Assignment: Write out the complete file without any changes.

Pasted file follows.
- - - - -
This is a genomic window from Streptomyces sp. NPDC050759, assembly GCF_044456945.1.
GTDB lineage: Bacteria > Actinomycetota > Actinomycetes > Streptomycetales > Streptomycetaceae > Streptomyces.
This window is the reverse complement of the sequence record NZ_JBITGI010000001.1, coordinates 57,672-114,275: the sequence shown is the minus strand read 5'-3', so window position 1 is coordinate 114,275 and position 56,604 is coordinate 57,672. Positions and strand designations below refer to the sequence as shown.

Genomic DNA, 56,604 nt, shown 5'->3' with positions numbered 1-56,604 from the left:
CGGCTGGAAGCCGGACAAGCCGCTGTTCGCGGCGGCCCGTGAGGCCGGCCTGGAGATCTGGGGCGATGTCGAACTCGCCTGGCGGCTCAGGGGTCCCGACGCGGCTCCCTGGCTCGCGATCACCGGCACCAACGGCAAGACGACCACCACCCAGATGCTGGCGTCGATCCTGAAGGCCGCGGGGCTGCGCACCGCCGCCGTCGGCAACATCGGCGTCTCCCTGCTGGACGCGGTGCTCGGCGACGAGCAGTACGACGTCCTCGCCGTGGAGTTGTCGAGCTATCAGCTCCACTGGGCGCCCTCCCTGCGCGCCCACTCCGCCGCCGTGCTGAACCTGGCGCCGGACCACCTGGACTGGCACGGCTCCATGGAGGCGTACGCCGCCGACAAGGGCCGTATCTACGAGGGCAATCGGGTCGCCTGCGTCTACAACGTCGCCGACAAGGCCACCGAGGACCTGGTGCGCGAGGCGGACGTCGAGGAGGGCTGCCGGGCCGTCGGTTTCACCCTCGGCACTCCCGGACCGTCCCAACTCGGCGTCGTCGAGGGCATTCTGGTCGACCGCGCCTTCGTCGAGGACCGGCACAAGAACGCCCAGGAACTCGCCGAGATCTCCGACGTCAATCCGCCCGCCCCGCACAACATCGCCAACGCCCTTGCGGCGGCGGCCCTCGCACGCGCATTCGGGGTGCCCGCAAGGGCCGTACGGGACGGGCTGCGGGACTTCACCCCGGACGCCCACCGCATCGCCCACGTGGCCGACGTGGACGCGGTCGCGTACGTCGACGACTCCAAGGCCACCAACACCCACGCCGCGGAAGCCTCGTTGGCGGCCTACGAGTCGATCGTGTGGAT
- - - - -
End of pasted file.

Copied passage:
This is a genomic window from Streptomyces sp. NPDC050759, assembly GCF_044456945.1.
GTDB lineage: Bacteria > Actinomycetota > Actinomycetes > Streptomycetales > Streptomycetaceae > Streptomyces.
This window is the reverse complement of the sequence record NZ_JBITGI010000001.1, coordinates 57,672-114,275: the sequence shown is the minus strand read 5'-3', so window position 1 is coordinate 114,275 and position 56,604 is coordinate 57,672. Positions and strand designations below refer to the sequence as shown.

Genomic DNA, 56,604 nt, shown 5'->3' with positions numbered 1-56,604 from the left:
CGGCTGGAAGCCGGACAAGCCGCTGTTCGCGGCGGCCCGTGAGGCCGGCCTGGAGATCTGGGGCGATGTCGAACTCGCCTGGCGGCTCAGGGGTCCCGACGCGGCTCCCTGGCTCGCGATCACCGGCACCAACGGCAAGACGACCACCACCCAGATGCTGGCGTCGATCCTGAAGGCCGCGGGGCTGCGCACCGCCGCCGTCGGCAACATCGGCGTCTCCCTGCTGGACGCGGTGCTCGGCGACGAGCAGTACGACGTCCTCGCCGTGGAGTTGTCGAGCTATCAGCTCCACTGGGCGCCCTCCCTGCGCGCCCACTCCGCCGCCGTGCTGAACCTGGCGCCGGACCACCTGGACTGGCACGGCTCCATGGAGGCGTACGCCGCCGACAAGGGCCGTATCTACGAGGGCAATCGGGTCGCCTGCGTCTACAACGTCGCCGACAAGGCCACCGAGGACCTGGTGCGCGAGGCGGACGTCGAGGAGGGCTGCCGGGCCGTCGGTTTCACCCTCGGCACTCCCGGACCGTCCCAACTCGGCGTCGTCGAGGGCATTCTGGTCGACCGCGCCTTCGTCGAGGACCGGCACAAGAACGCCCAGGAACTCGCCGAGATCTCCGACGTCAATCCGCCCGCCCCGCACAACATCGCCAACGCCCTTGCGGCGGCGGCCCTCGCACGCGCATTCGGGGTGCCCGCAAGGGCCGTACGGGACGGGCTGCGGGACTTCACCCCGGACGCCCACCGCATCGCCCACGTGGCCGACGTGGACGCGGTCGCGTACGTCGACGACTCCAAGGCCACCAACACCCACGCCGCGGAAGCCTCGTTGGCGGCCTACGAGTCGATCGTGTGGAT